director: Sotiris Tsafoulias
writer: Sotiris Tsafoulias
starring: Pigmalion Dadakaridis, Dimitris Katalifos and Manos Vakousis
genre: Crime | Mystery | Thriller
released: 19 January 2017 (Greece)
Greek filmmakers almost only ever get recognition based upon how provocative or artistic they are and almost never on how industrious and aware they are to follow standard plot development, cliches and the inclusion of intellectual ideas that are easily graspable by a mass audience. To many this may seem minute and frivolous as cinema is an art form that shouldn't concern itself as much in this regard. On the other hand, I always have begged to differ by being able to enjoy the odd art film here and there and the occasional schlocky action film, especially when they come from places you least expect them to.
In Athens, Greece a criminology professor is thrown into a serial killer case during a family tragedy. This case will be of intense interest to him and the criminology community with the police needing all the help they can get. The murders will all be of a grotesque nature, but what makes them of an extra concern & interest is the intellectual nature of the crimes and of their architect.
A good friend of mine recommended this film with the following line "You will see, it rises above Greek standards." Initially, I wasn't sure what that meant as Greek standards for cinema are either very low or too high, depending if it's a commercial film for the Greek public or an art film made for the intellectual 'cinefil' crowd. What 'Eteros Ego' does is show us how a Greek film would be if Greece had a conventional & modern movie industry in its country. This though hasn't been the case in terms of movie productions there since the 1950's and 60's where Greek cinema was at its commercial height and because Greek filmmakers today were never also truly interested in crime serials for the big screen, but only occasionally for TV and on small budgets without any real creative artistry or originality to speak of.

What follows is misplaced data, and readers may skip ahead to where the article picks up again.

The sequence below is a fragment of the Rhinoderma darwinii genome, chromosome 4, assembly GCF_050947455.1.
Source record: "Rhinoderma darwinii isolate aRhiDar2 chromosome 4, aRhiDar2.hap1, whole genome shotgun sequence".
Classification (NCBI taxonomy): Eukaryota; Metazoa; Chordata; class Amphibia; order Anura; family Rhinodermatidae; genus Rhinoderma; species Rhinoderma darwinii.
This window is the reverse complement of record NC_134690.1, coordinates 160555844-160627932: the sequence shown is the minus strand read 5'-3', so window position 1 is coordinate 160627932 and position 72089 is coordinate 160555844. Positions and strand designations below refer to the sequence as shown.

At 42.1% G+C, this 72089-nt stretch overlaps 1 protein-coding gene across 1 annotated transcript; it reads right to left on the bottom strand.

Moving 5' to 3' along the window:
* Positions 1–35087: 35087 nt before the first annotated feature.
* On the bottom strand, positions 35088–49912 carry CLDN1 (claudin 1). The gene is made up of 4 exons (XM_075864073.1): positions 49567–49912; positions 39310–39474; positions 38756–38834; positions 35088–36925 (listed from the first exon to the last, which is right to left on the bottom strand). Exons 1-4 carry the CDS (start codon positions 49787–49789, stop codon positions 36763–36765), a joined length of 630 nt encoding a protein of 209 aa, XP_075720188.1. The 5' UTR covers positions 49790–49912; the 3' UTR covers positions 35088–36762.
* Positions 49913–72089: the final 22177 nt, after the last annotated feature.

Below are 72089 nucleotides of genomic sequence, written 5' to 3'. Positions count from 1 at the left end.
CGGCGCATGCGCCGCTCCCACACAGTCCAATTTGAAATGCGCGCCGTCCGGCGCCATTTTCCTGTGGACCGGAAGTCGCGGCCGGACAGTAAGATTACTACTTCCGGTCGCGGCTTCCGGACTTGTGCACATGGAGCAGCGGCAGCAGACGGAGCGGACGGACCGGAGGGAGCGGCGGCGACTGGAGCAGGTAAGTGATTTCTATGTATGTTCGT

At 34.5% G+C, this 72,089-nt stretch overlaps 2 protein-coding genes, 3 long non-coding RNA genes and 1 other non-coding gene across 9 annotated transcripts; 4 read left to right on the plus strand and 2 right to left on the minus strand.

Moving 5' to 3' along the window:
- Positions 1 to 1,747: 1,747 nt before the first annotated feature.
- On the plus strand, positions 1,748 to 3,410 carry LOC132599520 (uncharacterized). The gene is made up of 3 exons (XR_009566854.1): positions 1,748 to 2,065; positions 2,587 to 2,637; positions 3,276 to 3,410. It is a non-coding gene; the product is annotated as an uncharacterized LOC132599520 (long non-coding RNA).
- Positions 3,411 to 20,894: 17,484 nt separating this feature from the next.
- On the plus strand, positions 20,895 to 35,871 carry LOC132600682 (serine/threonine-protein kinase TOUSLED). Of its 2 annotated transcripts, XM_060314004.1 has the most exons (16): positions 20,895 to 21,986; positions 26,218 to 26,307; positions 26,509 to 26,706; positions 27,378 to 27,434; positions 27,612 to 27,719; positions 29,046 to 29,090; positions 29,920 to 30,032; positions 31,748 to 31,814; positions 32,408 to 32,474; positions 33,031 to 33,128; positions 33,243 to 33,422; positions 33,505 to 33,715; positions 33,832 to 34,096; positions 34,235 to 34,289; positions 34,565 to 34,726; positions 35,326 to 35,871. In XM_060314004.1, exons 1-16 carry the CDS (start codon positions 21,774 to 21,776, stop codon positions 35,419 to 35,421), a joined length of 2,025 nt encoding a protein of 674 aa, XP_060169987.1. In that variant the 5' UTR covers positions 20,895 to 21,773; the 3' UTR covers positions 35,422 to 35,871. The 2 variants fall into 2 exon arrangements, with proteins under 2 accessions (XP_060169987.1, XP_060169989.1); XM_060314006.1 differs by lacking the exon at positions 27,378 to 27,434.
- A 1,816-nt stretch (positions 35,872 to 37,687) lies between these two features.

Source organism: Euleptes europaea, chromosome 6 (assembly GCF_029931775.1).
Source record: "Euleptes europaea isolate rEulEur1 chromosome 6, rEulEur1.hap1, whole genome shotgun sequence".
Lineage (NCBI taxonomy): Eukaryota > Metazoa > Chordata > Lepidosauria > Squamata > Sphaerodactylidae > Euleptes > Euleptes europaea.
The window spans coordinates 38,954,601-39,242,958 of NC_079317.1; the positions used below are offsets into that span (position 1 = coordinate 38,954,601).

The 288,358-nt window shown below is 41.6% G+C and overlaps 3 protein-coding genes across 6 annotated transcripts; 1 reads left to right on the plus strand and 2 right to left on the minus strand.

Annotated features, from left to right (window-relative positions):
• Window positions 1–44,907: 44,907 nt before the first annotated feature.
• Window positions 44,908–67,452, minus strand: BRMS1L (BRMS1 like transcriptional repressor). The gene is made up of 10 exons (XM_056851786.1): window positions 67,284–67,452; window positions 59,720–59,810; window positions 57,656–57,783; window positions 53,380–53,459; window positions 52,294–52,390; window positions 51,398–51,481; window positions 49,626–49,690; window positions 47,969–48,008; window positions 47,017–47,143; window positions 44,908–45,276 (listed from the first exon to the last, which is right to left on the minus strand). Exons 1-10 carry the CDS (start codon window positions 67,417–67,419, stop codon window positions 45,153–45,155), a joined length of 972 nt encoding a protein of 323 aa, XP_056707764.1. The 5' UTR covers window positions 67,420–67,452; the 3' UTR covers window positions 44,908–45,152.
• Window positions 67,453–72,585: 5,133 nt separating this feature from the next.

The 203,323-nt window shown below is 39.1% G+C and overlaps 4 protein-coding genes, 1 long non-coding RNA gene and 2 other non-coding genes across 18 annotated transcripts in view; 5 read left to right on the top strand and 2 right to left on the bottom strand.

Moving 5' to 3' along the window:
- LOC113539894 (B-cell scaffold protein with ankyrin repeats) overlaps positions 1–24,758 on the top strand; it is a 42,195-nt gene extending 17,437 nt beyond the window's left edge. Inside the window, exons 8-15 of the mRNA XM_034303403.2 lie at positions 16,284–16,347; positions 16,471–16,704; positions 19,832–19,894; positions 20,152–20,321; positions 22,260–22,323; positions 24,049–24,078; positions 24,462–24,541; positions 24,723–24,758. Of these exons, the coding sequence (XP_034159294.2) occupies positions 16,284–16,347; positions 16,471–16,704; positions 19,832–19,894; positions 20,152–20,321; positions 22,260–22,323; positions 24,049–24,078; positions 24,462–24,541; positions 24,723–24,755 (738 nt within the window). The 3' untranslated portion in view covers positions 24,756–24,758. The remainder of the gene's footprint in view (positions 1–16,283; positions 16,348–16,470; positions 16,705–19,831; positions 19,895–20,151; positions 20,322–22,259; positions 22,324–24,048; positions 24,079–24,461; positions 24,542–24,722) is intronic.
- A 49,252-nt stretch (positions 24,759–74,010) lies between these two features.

In general, Greeks have a selective nature in choosing their cinematic entertainment and could be considered at times peculiar and sometimes even pretentious. So, getting a film from a Greek filmmaker that is an honest attempt of modernizing the Greek audience's perception at how a movie production should feel and be is fresh and impressive. Through this film there is the honest effort to spice things up not only with its tone and plot, but also through the usage of locations, craftier sets, characters who are value oriented and, or goal driven and who have intellectual knowledge, while also stand for things or want the world to change. Bear in mind, all this in a film that heavily uses cliches and tropes of the crime genre.
And while I commend the filmmaker on his attempt to modernize Greeks into accepting a little higher minded entertainment, he still went the route of making his film cliched and conventional. Consequently, if you've seen one cop drama or psychological thriller in your lifespan from any other country other than Greece, then this isn't of any surprise from its plot development or plot characteristics. What makes it though alluring is the fact it comes from Greece and there is enough in there extra to keep those cliches feel new and enticing.